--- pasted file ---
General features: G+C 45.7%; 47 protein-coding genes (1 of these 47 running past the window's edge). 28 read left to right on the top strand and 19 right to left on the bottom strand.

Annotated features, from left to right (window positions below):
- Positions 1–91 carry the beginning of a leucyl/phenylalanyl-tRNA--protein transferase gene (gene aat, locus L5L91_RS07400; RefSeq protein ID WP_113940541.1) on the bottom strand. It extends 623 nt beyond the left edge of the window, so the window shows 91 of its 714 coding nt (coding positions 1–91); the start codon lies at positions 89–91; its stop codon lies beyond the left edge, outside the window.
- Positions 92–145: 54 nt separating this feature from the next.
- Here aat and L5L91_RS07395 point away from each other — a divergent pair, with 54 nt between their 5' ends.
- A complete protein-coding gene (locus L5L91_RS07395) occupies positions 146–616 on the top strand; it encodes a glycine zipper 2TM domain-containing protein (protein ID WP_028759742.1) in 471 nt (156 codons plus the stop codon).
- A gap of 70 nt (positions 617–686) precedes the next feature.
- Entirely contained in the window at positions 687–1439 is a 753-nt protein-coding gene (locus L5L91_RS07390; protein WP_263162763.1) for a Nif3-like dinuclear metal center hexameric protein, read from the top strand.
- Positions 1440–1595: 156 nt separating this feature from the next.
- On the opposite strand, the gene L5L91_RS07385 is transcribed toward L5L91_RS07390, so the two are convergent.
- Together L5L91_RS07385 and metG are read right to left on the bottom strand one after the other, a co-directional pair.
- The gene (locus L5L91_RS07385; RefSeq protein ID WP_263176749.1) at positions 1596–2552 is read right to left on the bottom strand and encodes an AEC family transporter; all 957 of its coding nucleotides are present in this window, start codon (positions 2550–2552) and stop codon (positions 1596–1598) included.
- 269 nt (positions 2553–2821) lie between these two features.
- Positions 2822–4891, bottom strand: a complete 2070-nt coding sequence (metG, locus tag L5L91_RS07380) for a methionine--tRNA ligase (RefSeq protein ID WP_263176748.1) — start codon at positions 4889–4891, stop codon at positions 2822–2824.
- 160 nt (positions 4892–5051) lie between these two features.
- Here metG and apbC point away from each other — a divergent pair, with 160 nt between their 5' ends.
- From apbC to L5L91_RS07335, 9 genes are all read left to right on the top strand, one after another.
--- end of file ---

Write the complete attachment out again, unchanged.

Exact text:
General features: G+C 45.7%; 47 protein-coding genes (1 of these 47 running past the window's edge). 28 read left to right on the top strand and 19 right to left on the bottom strand.

Annotated features, from left to right (window positions below):
- Positions 1–91 carry the beginning of a leucyl/phenylalanyl-tRNA--protein transferase gene (gene aat, locus L5L91_RS07400; RefSeq protein ID WP_113940541.1) on the bottom strand. It extends 623 nt beyond the left edge of the window, so the window shows 91 of its 714 coding nt (coding positions 1–91); the start codon lies at positions 89–91; its stop codon lies beyond the left edge, outside the window.
- Positions 92–145: 54 nt separating this feature from the next.
- Here aat and L5L91_RS07395 point away from each other — a divergent pair, with 54 nt between their 5' ends.
- A complete protein-coding gene (locus L5L91_RS07395) occupies positions 146–616 on the top strand; it encodes a glycine zipper 2TM domain-containing protein (protein ID WP_028759742.1) in 471 nt (156 codons plus the stop codon).
- A gap of 70 nt (positions 617–686) precedes the next feature.
- Entirely contained in the window at positions 687–1439 is a 753-nt protein-coding gene (locus L5L91_RS07390; protein WP_263162763.1) for a Nif3-like dinuclear metal center hexameric protein, read from the top strand.
- Positions 1440–1595: 156 nt separating this feature from the next.
- On the opposite strand, the gene L5L91_RS07385 is transcribed toward L5L91_RS07390, so the two are convergent.
- Together L5L91_RS07385 and metG are read right to left on the bottom strand one after the other, a co-directional pair.
- The gene (locus L5L91_RS07385; RefSeq protein ID WP_263176749.1) at positions 1596–2552 is read right to left on the bottom strand and encodes an AEC family transporter; all 957 of its coding nucleotides are present in this window, start codon (positions 2550–2552) and stop codon (positions 1596–1598) included.
- 269 nt (positions 2553–2821) lie between these two features.
- Positions 2822–4891, bottom strand: a complete 2070-nt coding sequence (metG, locus tag L5L91_RS07380) for a methionine--tRNA ligase (RefSeq protein ID WP_263176748.1) — start codon at positions 4889–4891, stop codon at positions 2822–2824.
- 160 nt (positions 4892–5051) lie between these two features.
- Here metG and apbC point away from each other — a divergent pair, with 160 nt between their 5' ends.
- From apbC to L5L91_RS07335, 9 genes are all read left to right on the top strand, one after another.